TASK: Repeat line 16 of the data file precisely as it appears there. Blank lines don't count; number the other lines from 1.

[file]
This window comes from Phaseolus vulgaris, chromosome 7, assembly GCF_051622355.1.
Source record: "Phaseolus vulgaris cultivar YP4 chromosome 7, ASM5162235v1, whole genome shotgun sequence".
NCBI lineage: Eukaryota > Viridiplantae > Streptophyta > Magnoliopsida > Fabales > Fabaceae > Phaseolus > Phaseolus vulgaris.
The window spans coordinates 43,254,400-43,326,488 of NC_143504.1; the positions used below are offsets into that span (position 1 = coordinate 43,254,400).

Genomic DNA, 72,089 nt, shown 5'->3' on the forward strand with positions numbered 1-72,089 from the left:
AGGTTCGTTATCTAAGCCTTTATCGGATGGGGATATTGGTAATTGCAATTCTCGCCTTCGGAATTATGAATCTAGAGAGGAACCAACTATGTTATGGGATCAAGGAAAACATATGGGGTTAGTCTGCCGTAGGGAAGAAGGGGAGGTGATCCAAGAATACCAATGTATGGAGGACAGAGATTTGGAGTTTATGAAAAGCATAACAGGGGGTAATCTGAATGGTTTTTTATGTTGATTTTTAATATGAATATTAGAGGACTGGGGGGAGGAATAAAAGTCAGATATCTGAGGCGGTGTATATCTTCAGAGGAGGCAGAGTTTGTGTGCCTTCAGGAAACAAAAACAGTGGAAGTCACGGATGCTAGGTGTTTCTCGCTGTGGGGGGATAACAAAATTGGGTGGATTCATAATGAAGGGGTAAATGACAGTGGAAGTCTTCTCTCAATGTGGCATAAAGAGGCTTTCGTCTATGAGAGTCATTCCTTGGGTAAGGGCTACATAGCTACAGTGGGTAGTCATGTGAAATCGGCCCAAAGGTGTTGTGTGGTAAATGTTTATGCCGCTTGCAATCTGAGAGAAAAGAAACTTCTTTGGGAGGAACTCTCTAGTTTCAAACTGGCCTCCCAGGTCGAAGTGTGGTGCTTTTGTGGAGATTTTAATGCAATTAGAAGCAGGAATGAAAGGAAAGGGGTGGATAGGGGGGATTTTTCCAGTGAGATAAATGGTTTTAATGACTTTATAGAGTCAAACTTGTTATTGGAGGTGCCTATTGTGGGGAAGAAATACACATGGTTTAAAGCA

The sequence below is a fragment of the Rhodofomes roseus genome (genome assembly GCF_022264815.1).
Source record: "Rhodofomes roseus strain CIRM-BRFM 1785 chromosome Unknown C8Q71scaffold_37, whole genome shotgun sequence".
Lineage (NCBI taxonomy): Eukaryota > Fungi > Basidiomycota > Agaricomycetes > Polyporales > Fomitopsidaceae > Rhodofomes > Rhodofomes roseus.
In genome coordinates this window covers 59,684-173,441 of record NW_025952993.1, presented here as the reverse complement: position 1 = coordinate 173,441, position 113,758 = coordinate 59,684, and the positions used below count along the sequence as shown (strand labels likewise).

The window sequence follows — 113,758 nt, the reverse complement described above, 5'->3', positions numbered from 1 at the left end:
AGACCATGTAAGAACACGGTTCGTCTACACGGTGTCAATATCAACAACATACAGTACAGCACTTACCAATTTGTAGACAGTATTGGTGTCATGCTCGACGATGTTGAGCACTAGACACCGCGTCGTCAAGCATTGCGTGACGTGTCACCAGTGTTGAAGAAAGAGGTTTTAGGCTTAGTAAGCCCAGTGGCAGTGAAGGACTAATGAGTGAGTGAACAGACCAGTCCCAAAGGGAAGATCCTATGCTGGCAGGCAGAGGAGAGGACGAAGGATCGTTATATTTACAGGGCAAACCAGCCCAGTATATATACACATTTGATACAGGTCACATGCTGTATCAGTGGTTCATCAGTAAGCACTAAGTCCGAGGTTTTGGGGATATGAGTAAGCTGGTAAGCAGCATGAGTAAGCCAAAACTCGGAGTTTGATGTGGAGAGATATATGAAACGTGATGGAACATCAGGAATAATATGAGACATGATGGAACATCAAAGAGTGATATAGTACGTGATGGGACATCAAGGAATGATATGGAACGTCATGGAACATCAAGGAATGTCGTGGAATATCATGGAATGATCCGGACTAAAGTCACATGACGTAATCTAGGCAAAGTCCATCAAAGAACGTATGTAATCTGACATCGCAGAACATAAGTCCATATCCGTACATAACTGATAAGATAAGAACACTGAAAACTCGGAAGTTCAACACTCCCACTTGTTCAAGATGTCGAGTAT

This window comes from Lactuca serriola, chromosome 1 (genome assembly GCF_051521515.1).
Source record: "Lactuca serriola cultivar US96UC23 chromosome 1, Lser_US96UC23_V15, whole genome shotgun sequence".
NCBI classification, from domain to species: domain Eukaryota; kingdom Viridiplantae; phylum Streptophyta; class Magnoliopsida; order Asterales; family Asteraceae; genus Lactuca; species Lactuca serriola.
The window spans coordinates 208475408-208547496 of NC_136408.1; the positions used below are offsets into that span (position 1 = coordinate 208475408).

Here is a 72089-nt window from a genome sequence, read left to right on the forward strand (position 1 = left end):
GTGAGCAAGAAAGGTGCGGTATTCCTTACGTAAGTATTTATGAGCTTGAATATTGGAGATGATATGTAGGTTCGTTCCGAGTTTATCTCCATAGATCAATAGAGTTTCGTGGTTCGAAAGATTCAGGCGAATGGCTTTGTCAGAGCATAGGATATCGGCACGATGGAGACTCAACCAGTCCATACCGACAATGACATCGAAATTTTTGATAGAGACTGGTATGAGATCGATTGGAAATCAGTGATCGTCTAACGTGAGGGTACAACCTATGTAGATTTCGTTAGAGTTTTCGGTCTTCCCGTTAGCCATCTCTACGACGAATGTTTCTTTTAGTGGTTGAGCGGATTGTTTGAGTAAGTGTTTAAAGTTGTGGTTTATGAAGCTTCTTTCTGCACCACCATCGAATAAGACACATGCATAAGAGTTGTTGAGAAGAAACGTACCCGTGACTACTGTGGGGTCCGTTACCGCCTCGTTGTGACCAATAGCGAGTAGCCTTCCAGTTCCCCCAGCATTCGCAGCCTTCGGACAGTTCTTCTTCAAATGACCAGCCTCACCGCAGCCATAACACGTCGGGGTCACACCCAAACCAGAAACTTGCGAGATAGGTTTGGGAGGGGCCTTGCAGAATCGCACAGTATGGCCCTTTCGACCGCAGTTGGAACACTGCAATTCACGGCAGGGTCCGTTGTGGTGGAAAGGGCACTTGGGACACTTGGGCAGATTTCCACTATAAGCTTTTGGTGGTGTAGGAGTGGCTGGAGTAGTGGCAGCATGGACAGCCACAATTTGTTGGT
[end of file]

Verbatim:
The window spans coordinates 208475408-208547496 of NC_136408.1; the positions used below are offsets into that span (position 1 = coordinate 208475408).